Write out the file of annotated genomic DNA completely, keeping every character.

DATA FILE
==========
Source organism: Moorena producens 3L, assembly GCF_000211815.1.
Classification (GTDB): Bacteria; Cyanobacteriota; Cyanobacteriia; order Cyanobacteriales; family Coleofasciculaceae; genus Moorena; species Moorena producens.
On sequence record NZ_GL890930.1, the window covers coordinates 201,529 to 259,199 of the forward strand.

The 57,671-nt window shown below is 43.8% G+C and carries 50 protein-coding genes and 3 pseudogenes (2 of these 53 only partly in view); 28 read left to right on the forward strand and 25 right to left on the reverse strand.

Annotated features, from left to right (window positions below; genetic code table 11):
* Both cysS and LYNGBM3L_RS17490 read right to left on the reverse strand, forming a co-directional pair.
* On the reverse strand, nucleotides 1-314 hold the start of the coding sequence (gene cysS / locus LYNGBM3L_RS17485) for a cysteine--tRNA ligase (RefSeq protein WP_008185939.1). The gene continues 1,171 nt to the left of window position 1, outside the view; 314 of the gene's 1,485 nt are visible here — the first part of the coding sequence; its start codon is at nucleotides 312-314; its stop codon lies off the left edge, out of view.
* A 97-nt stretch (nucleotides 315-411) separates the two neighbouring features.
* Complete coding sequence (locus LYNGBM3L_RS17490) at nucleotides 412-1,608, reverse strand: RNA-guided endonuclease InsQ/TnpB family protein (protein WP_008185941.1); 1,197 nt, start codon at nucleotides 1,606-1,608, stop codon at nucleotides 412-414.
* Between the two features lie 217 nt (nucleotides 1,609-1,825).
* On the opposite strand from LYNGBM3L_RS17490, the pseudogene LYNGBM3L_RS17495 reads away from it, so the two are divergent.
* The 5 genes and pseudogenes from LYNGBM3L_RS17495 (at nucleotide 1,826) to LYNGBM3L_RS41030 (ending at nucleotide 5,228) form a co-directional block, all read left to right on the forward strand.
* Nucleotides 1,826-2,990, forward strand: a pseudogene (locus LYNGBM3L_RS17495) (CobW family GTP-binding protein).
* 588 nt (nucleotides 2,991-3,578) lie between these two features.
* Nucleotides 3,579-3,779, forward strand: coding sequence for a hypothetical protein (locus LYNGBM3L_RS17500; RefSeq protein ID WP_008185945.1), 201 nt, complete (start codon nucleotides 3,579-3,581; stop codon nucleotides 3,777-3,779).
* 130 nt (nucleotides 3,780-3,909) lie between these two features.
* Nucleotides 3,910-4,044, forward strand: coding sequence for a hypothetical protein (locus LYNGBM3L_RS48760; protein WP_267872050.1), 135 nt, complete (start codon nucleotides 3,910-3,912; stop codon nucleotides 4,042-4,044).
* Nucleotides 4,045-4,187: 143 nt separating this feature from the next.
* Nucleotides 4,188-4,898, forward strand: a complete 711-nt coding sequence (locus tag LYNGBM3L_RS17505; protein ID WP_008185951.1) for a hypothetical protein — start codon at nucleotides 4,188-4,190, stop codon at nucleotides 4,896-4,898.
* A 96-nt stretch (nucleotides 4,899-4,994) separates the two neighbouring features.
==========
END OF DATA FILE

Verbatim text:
Source organism: Moorena producens 3L, assembly GCF_000211815.1.
Classification (GTDB): Bacteria; Cyanobacteriota; Cyanobacteriia; order Cyanobacteriales; family Coleofasciculaceae; genus Moorena; species Moorena producens.
On sequence record NZ_GL890930.1, the window covers coordinates 201,529 to 259,199 of the forward strand.

The 57,671-nt window shown below is 43.8% G+C and carries 50 protein-coding genes and 3 pseudogenes (2 of these 53 only partly in view); 28 read left to right on the forward strand and 25 right to left on the reverse strand.

Annotated features, from left to right (window positions below; genetic code table 11):
* Both cysS and LYNGBM3L_RS17490 read right to left on the reverse strand, forming a co-directional pair.
* On the reverse strand, nucleotides 1-314 hold the start of the coding sequence (gene cysS / locus LYNGBM3L_RS17485) for a cysteine--tRNA ligase (RefSeq protein WP_008185939.1). The gene continues 1,171 nt to the left of window position 1, outside the view; 314 of the gene's 1,485 nt are visible here — the first part of the coding sequence; its start codon is at nucleotides 312-314; its stop codon lies off the left edge, out of view.
* A 97-nt stretch (nucleotides 315-411) separates the two neighbouring features.
* Complete coding sequence (locus LYNGBM3L_RS17490) at nucleotides 412-1,608, reverse strand: RNA-guided endonuclease InsQ/TnpB family protein (protein WP_008185941.1); 1,197 nt, start codon at nucleotides 1,606-1,608, stop codon at nucleotides 412-414.
* Between the two features lie 217 nt (nucleotides 1,609-1,825).
* On the opposite strand from LYNGBM3L_RS17490, the pseudogene LYNGBM3L_RS17495 reads away from it, so the two are divergent.
* The 5 genes and pseudogenes from LYNGBM3L_RS17495 (at nucleotide 1,826) to LYNGBM3L_RS41030 (ending at nucleotide 5,228) form a co-directional block, all read left to right on the forward strand.
* Nucleotides 1,826-2,990, forward strand: a pseudogene (locus LYNGBM3L_RS17495) (CobW family GTP-binding protein).
* 588 nt (nucleotides 2,991-3,578) lie between these two features.
* Nucleotides 3,579-3,779, forward strand: coding sequence for a hypothetical protein (locus LYNGBM3L_RS17500; RefSeq protein ID WP_008185945.1), 201 nt, complete (start codon nucleotides 3,579-3,581; stop codon nucleotides 3,777-3,779).
* 130 nt (nucleotides 3,780-3,909) lie between these two features.
* Nucleotides 3,910-4,044, forward strand: coding sequence for a hypothetical protein (locus LYNGBM3L_RS48760; protein WP_267872050.1), 135 nt, complete (start codon nucleotides 3,910-3,912; stop codon nucleotides 4,042-4,044).
* Nucleotides 4,045-4,187: 143 nt separating this feature from the next.
* Nucleotides 4,188-4,898, forward strand: a complete 711-nt coding sequence (locus tag LYNGBM3L_RS17505; protein ID WP_008185951.1) for a hypothetical protein — start codon at nucleotides 4,188-4,190, stop codon at nucleotides 4,896-4,898.
* A 96-nt stretch (nucleotides 4,899-4,994) separates the two neighbouring features.